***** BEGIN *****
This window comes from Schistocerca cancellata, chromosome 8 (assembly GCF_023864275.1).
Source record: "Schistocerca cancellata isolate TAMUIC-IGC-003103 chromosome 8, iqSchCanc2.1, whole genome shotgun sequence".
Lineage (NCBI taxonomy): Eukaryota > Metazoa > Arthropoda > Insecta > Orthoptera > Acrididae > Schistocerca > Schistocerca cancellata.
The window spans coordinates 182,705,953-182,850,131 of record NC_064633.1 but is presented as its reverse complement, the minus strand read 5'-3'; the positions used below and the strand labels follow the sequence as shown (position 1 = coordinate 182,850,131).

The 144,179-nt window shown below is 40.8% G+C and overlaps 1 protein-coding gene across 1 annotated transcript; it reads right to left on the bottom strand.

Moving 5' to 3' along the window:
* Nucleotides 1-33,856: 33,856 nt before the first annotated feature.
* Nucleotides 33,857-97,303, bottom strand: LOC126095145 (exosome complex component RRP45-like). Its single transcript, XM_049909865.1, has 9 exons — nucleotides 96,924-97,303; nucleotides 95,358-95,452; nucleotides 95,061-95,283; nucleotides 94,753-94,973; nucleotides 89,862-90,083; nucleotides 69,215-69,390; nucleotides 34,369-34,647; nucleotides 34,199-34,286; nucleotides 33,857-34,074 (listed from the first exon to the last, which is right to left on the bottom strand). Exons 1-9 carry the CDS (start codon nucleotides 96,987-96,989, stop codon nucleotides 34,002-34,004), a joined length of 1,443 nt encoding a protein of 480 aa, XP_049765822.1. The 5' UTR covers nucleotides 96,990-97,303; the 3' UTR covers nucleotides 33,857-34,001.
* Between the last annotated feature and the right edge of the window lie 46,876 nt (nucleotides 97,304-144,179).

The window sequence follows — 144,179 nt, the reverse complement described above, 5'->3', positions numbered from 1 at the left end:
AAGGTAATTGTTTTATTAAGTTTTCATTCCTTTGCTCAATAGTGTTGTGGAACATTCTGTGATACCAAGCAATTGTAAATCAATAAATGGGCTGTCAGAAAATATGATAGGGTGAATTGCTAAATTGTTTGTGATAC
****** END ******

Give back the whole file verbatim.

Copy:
This window comes from Schistocerca cancellata, chromosome 8 (assembly GCF_023864275.1).
Source record: "Schistocerca cancellata isolate TAMUIC-IGC-003103 chromosome 8, iqSchCanc2.1, whole genome shotgun sequence".
Lineage (NCBI taxonomy): Eukaryota > Metazoa > Arthropoda > Insecta > Orthoptera > Acrididae > Schistocerca > Schistocerca cancellata.
The window spans coordinates 182,705,953-182,850,131 of record NC_064633.1 but is presented as its reverse complement, the minus strand read 5'-3'; the positions used below and the strand labels follow the sequence as shown (position 1 = coordinate 182,850,131).

The 144,179-nt window shown below is 40.8% G+C and overlaps 1 protein-coding gene across 1 annotated transcript; it reads right to left on the bottom strand.

Moving 5' to 3' along the window:
* Nucleotides 1-33,856: 33,856 nt before the first annotated feature.
* Nucleotides 33,857-97,303, bottom strand: LOC126095145 (exosome complex component RRP45-like). Its single transcript, XM_049909865.1, has 9 exons — nucleotides 96,924-97,303; nucleotides 95,358-95,452; nucleotides 95,061-95,283; nucleotides 94,753-94,973; nucleotides 89,862-90,083; nucleotides 69,215-69,390; nucleotides 34,369-34,647; nucleotides 34,199-34,286; nucleotides 33,857-34,074 (listed from the first exon to the last, which is right to left on the bottom strand). Exons 1-9 carry the CDS (start codon nucleotides 96,987-96,989, stop codon nucleotides 34,002-34,004), a joined length of 1,443 nt encoding a protein of 480 aa, XP_049765822.1. The 5' UTR covers nucleotides 96,990-97,303; the 3' UTR covers nucleotides 33,857-34,001.
* Between the last annotated feature and the right edge of the window lie 46,876 nt (nucleotides 97,304-144,179).

The window sequence follows — 144,179 nt, the reverse complement described above, 5'->3', positions numbered from 1 at the left end:
AAGGTAATTGTTTTATTAAGTTTTCATTCCTTTGCTCAATAGTGTTGTGGAACATTCTGTGATACCAAGCAATTGTAAATCAATAAATGGGCTGTCAGAAAATATGATAGGGTGAATTGCTAAATTGTTTGTGATAC